University of Edinburgh
 

Assessing and Monitoring the Writing Development of Deaf Learners

Presented on Tuesday 28 October 2008

Connie Mayer's Writing Assessment Tool

connie mayer

Connie Mayer
York University Toronto Canada

How the tool was developed

Over the past 6 years Connie has worked with teachers of deaf children in New Zealand about writing skills.

The tool was developed jointly with teachers.

Why monitor writing?

  • To help your planning as a teacher.
  • To prepare more focused writing targets.
  • To evaluate the effect of your teaching.

What are the risks?

  • Danger of losing the important focus of creativity in teaching writing.
  • It can skew our appreciation of pupils' work.
  • We may subconsciously pass on an error mentality to our pupils.

The writing tool is:

  • Not designed to be shown to learners;
  • Not designed to be a checklist for what to teach deaf learners about writing.

Remember your creative impulse!
But also use the tool as a check on your teaching and an aid for your planning.

Collecting suitable texts

  • You want as much writing as possible
  • Written with as little help with redrafting as possible
  • Note down the stimulus for the task
  • And any help the pupil has received
  • Analyse one text every few months

Overall impressions

Prompt / motivation

The class is planning a Christmas fair and Tanya is producing a poster. She's had a talk with her partner about what to put in it.

References, support provided

Tanya and partner have notes answering 5 questions: What? Where? When? How much? Who? There are other posters for events on the wall.

Layout and Organisation

In her first draft Tanya used an illustration and large font for the key information. Capitals mixed with lower case.

Clarity

Tanya's poster was understandable by her classmate, but not by someone who didn't know what was going to happen. Missing information eg; time.

Meaning: Narrative

First person
I was born in a thatched hut.

Third person
She finally gets out of the house and rushed to the Police Station.

Setting
Amsterdam, 2nd World War

Characters
Anne Frank
Otto Frank - her father
Peter van Daan - friend in hiding

Narrative structure

Random or illogical sequence
eg; incorrect time sequence

Temporal sequence
eg; correct time order

Cause - effect relationships
I can't go to away match because of my wheelchair.

Relationship made between events and characters
He has tried talked to someone help him about his car. He have decided phone A&A car, suddenlty they have came here and checked his car, this is damage and he has have been explain to them. They have picked up his car for car fixing. He has went to home, he has crazy and upset, he couldn't sleep in the nightmare.

Plot development

graph

Schaum's quick guide to writing great short stories (1999) Lucke, M. New York: McGraw

Motivation of characters clear

However until his finished work, he has tired now he has getting in the car again and he has thinker about his new idea. He has patient and long day. He felt quiet in the day while.

Exposition

Description eg; Science observations: making fresh water from salt water.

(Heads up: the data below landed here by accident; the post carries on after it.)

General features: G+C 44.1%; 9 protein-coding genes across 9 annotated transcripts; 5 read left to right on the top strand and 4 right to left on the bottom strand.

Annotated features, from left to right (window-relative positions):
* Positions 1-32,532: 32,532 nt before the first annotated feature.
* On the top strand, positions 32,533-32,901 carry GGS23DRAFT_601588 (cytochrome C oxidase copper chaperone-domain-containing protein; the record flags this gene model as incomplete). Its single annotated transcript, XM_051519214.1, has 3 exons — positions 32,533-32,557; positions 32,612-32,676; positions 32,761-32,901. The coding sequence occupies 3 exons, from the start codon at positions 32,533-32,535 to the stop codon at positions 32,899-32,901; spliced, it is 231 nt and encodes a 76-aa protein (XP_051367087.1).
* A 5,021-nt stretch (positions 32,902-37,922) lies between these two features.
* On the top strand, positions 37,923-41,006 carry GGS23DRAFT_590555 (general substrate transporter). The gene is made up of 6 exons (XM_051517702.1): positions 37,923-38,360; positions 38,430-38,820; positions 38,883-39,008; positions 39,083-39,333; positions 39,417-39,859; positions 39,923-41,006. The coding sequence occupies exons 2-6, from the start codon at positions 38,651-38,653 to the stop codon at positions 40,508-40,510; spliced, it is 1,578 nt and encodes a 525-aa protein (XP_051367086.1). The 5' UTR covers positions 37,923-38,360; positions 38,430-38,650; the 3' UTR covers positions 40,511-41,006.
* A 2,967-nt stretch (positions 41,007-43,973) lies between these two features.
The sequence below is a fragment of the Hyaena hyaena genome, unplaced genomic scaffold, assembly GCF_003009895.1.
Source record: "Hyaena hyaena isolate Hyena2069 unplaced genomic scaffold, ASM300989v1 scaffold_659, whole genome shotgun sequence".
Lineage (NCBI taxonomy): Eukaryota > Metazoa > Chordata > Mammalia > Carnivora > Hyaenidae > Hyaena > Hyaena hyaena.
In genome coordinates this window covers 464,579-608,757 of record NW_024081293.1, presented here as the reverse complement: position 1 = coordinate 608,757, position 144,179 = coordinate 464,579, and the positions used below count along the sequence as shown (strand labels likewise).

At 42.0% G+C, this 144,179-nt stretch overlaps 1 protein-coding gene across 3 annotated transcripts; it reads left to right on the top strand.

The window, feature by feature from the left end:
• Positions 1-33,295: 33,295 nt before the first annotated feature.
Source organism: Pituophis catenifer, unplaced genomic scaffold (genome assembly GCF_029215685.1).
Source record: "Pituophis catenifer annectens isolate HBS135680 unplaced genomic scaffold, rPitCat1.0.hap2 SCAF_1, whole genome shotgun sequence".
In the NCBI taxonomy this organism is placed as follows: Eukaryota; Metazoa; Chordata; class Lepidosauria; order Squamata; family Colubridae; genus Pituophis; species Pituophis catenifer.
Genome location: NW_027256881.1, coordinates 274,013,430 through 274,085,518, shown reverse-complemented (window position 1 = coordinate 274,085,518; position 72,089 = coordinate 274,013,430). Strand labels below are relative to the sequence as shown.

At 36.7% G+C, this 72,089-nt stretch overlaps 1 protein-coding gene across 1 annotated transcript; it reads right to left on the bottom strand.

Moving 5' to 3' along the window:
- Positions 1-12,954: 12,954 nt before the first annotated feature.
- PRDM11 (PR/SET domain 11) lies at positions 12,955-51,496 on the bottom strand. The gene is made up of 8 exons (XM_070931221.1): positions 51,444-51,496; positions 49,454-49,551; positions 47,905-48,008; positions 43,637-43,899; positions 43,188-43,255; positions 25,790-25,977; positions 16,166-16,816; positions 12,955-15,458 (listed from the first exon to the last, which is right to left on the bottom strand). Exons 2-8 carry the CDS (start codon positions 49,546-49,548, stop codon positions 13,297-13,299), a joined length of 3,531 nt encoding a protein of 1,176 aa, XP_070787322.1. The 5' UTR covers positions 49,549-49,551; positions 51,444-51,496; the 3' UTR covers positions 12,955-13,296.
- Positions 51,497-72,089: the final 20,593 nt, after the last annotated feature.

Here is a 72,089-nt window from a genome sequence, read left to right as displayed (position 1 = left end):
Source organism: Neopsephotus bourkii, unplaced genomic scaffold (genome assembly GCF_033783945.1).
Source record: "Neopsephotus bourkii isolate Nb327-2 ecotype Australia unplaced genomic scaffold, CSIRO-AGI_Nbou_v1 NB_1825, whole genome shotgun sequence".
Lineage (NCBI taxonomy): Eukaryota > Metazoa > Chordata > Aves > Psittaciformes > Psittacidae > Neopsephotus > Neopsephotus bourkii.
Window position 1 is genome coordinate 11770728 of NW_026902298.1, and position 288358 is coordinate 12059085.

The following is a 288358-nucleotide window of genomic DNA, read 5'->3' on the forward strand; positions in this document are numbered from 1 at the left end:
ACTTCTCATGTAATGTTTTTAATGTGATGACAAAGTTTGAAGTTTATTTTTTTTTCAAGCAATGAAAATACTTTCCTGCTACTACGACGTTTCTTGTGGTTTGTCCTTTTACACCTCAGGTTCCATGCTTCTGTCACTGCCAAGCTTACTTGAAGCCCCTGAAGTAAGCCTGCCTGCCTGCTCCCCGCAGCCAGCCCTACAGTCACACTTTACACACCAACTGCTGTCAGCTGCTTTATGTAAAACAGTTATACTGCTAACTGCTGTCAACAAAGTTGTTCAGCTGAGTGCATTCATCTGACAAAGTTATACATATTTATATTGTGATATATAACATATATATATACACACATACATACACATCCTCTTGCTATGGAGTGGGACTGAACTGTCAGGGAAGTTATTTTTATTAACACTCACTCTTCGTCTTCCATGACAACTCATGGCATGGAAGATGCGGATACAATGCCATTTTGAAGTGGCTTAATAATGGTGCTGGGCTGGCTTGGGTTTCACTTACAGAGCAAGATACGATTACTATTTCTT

Opinion eg; Letter to newspaper: Should young people be able to buy alcohol?
Direction eg; maps / instructions
Explanation eg; History: Why did people leave the Highlands 150 years ago?
Argument eg; In pairs discuss you different views on X, then write a For and Against poster for others to read.
Persuasion eg; Write an advert to sell your house.

Content
Background details - information to help the reader eg;
Gordon used a title: Letter to the Editor and referred to last week’s paper by date in the first sentence.

Form

Mean Length of Utterance
Aisha and Joshua came downstairs to wake Matthew up but Matthew’s bed was empty. Matthew has left the note, Joshua read and told his wife what Matthew had wrote that Matthew love her but Joshua felt happy that he was left already, he got mixed emotion felt for his wife!

Mayer says use the student's sentence boundaries.

Sentence Types

Fragment He tired fine
Simple A van escaped away.
Compound After a few minute later, he was sudden a smashed the car and run van speeds away.
Complex if you know any thinig about the van driver Please call 0800 016819.
Compound-
complex
Not many friends can do what we did, but thank God we are still in touch after all these long years.
Compound-
complex
He explains that your mind is very important because it helps you have more survival time and pretects your life in dangerous places.

Useful website:

  • http://tinyurl.com/6xoonx

    Explains and practises compound/complex sentences

    Sentence Functions

    Declarative/
    statement
    The van smashed the car.
    Interrogative “Why do you think I am bully my lovely niece?”
    Imperative Twist the elastic band to wind it up.
    Exclamatory By devil!

    Vocabulary

    Write all the verbs - especially for beginners

    has, have, left, see, smashed,
    driven, looked, feel, break, waited,
    coming, known, seen, though(t)

    Adjectives
    Describing words. Can fill this sentence
    pattern:
    I feel very _____. It is very ______.
    eg; happy, tired, creative, dry, boring…

    Adverbs
    Tell you more about the verb, or comment on the whole sentence. Some end in -ly.
    Use Cobuild dictionary to check.
    eg; really, very, quite, suddenly, slowly, yesterday, here, now

    Unusual words Rattlesnake
    What you count as unusual will depend on the level of the learner.
    Misused vocabulary I used to be interesting sign language but the teacher didn't improved and told us to stopped signing and talk properly.

    Use the comments box to comment on features in nearby sentences such as: